Life expectancy in Scotland is currently lower than in the rest of the UK. On average between 2010-12, a 65 year-old male in the UK could be expected to live to around 83 years 5 months compared with 82 years 11 months in Scotland, and a 65 year-old female in the UK could expect to live to 85 years 11 months whereas in Scotland it was 84 years 6 months.
According to the Scottish government, this means that “a 65 year-old entitled to a total pension of £160 per week could expect the lifetime value of their state pension to be around £10,000 (men) or £11,000 (women) less in Scotland than in the UK as a whole”.
Pension difference from UK average
- UK State Pension officially the worst in the world (worse than Mexico)– but still needs to be cut further.
- Middle income groups receive worse pensions than any other country in the OECD.
- Government actuaries say under-30s won’t get state pension till their 70s as new State Pension system is unaffordable.
Full article is on http://pensionsandsavings.com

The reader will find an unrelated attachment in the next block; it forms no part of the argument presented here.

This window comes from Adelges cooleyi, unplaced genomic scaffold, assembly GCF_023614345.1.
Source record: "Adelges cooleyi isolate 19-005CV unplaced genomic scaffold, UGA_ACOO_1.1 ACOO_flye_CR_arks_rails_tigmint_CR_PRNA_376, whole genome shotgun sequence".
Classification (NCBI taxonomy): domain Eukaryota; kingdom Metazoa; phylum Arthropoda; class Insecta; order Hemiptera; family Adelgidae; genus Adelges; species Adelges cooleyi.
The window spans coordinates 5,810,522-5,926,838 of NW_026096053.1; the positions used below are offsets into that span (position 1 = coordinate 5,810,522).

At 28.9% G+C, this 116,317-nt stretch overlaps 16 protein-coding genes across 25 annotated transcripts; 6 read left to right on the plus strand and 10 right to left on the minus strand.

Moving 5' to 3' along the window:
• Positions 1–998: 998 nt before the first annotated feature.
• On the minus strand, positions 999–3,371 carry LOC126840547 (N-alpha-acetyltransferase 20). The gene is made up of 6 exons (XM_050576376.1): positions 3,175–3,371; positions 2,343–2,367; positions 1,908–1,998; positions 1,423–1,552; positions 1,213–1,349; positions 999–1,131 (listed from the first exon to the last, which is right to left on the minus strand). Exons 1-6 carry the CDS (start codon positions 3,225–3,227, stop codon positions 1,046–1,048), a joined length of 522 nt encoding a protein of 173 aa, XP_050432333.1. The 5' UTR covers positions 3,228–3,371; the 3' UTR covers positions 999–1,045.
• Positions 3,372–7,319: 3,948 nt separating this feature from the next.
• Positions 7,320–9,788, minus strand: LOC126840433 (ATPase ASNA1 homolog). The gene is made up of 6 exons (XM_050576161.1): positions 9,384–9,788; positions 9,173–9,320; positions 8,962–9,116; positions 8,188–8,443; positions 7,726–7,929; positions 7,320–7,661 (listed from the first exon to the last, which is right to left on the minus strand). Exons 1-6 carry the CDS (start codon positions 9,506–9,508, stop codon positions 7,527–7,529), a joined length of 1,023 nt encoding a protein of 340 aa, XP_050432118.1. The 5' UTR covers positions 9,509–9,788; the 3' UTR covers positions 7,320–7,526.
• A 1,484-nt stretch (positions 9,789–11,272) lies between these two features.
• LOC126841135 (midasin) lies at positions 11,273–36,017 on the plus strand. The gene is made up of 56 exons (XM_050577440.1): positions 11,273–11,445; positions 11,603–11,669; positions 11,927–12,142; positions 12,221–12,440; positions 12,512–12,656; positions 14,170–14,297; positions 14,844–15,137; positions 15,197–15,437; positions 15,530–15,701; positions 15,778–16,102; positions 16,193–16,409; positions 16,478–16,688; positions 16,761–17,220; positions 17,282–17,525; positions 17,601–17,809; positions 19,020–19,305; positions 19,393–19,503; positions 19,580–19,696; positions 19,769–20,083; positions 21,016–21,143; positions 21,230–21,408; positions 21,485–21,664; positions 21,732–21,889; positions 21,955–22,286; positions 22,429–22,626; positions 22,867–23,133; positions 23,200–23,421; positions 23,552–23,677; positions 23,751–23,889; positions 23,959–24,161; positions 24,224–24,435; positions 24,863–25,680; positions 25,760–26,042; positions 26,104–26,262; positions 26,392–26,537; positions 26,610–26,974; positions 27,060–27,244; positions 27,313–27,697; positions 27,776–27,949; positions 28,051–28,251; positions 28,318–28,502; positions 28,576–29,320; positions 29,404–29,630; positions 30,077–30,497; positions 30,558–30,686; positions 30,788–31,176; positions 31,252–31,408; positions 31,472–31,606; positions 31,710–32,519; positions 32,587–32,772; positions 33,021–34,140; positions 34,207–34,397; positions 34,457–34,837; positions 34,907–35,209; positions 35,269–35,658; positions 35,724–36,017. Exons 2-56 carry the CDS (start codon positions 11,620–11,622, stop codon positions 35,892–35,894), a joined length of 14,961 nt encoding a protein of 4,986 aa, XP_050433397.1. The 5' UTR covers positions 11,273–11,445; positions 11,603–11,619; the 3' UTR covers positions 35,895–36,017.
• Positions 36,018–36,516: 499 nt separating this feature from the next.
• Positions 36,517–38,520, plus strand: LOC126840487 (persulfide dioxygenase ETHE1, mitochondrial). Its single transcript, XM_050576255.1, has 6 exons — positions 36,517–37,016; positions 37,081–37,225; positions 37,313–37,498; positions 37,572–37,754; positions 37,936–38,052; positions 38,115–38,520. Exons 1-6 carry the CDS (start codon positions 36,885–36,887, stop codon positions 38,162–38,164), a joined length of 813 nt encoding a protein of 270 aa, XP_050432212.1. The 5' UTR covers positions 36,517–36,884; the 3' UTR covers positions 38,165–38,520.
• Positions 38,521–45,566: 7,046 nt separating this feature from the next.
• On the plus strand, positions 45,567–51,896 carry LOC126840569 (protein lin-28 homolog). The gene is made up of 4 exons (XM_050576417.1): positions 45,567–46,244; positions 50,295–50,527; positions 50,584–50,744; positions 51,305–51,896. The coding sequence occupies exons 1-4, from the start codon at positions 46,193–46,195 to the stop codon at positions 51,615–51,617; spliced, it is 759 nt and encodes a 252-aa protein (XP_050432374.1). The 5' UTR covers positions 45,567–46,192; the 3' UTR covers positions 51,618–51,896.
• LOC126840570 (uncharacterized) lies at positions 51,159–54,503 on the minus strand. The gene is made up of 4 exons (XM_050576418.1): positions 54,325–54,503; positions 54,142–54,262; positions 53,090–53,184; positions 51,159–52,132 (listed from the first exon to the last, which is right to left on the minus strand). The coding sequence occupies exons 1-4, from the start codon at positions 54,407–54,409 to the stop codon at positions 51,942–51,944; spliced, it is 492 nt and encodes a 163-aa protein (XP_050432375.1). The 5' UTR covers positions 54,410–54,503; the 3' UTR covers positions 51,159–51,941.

Currently, a total of 18.5% of pensioners in the UK aged 75+ have incomes below the poverty line. The main reason for this is the UK’s low level of state pension.
Business for Scotland have several articles about pensions which are worth a read.
British workers can expect among the worst pensions in the developed world, according to a report from investment bank UBS, which compared the retirement outlook for a 50-year-old woman in major cities across the globe.
How much a state plus “mandatory” pension will be worth at retirement as a proportion of current income, based on a 50-year-old female in each city
New York 55%
Hong Kong 41%
Read the full article.
The government must reconsider punishing changes to women’s pensions after it emerged earlier reforms boosted state coffers by more than £5 billion a year, campaigners say.
The Institute for Fiscal Studies (IFS) found more than one million women are worse-off by an average of £32 a week after the retirement age moved from 60 to 63.
The change, which happened between 2010 and 2016, has taken 1.1 million women off the pensions book, saving the UK Government £4.2bn on the state support and related benefits.
Read more at The National